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Dogs can be trained to detect up to 94% of Covid-19 infections – even in asymptomatic patients – according to a British study published over the weekend, suggesting they could be used at airports and other points of contact. entrance to control passengers.

The study tested the dogs’ known ability to act as biosensors, capable of detecting odors associated with human health – such as the presence of Plasmodium that causes malaria – as well as drugs, explosives and food.

Overall, the dogs were able to identify between 82% and 94% of the samples of Sars-CoV-2, the virus responsible for Covid-19.

Researchers at the London School of Hygiene and Tropical Medicine wanted to know if dogs could detect a distinctive odor emanating from chemicals associated with a person positive for Covid-19 but not showing symptoms.

They collected samples of clothing and face masks from people.

In one test, socks from 200 cases of Covid-19 were collected and laid out in lab tests for six dogs that had been trained to indicate the presence or absence of the chemical compound.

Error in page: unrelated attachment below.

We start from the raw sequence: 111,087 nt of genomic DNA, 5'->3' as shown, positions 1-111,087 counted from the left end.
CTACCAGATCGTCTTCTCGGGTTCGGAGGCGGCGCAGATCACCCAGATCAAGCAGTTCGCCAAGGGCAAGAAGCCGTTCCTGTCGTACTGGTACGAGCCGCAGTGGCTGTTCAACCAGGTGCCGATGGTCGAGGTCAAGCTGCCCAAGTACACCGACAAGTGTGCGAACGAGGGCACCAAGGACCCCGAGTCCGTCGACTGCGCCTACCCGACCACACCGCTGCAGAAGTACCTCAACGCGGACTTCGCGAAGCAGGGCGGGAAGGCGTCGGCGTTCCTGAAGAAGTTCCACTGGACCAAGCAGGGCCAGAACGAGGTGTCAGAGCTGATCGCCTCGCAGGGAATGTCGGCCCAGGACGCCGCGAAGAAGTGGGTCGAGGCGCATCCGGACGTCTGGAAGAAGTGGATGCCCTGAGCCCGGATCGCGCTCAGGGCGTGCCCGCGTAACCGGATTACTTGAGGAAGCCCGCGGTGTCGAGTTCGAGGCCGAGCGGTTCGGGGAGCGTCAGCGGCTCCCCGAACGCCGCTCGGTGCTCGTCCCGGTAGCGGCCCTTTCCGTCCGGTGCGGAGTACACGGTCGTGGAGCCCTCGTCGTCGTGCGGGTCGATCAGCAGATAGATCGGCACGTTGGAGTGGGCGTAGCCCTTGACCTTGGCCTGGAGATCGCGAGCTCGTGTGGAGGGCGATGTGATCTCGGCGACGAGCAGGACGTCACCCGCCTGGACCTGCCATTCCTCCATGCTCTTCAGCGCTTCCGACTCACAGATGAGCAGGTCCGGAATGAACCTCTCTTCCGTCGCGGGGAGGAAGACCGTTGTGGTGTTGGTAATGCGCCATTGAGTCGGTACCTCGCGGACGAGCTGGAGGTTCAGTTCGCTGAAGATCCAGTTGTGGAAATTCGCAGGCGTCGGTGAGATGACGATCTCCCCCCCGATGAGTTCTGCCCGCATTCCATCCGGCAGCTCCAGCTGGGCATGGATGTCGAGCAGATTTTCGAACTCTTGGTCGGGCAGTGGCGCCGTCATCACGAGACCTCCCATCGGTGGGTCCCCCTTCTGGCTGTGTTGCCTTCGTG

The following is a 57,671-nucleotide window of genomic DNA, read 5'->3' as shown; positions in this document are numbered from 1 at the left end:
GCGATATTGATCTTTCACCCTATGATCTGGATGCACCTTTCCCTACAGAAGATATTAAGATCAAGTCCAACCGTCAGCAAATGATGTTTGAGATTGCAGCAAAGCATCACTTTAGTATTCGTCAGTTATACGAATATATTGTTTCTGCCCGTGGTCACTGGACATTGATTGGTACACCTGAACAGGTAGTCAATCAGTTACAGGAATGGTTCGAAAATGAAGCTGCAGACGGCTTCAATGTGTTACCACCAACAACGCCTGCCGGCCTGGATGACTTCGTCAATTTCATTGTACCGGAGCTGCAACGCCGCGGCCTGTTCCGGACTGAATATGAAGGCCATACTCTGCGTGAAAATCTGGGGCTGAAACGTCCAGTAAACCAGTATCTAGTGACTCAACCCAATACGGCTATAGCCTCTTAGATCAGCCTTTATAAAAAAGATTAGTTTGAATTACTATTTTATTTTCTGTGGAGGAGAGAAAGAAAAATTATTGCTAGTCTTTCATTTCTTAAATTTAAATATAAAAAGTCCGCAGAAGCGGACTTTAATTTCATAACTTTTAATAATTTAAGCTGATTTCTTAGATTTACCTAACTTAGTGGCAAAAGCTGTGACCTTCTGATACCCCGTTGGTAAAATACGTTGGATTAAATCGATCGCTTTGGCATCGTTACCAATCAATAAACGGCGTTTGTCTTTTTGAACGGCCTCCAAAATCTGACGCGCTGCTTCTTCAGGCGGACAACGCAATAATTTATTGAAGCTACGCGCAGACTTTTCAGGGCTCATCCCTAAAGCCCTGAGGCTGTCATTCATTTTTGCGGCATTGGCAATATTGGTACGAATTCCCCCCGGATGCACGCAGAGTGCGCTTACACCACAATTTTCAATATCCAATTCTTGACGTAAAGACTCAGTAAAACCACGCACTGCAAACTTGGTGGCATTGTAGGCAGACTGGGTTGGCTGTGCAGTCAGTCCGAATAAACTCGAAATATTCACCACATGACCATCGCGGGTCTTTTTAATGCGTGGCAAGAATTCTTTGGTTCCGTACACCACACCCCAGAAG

Dog trained to sniff Covid-19 filters sweat sample at Chulalongkorn University in Bangkok © Reuters

The team at LSHTM, Medical Detection Dogs and the University of Durham said the trial showed the Covid-19 infection “has a distinct smell that dogs can detect with incredible precision.”

“To our knowledge, this study is the first to assess whether trained dogs can distinguish between the scent of people infected with Sars-CoV-2 and those who are not infected, in a double-blind randomized trial, where the trainer and instructor were unaware. the study group for each sample, and with a sufficiently large number of dogs and individuals donating samples, ”the researchers wrote.

Dogs were to be trained not to identify “false positives” in order to obtain treats even though there were no Covid-19 samples in a given test.

The results are not yet peer reviewed.

Thailand on Friday deployed dogs trained to detect coronavirus infections by sniffing human sweat samples, as the country faces an increase in infections, including many asymptomatic cases.

Three of the six Labrador Retrievers trained had shown a success rate of around 95%, similar to the results of the UK study.

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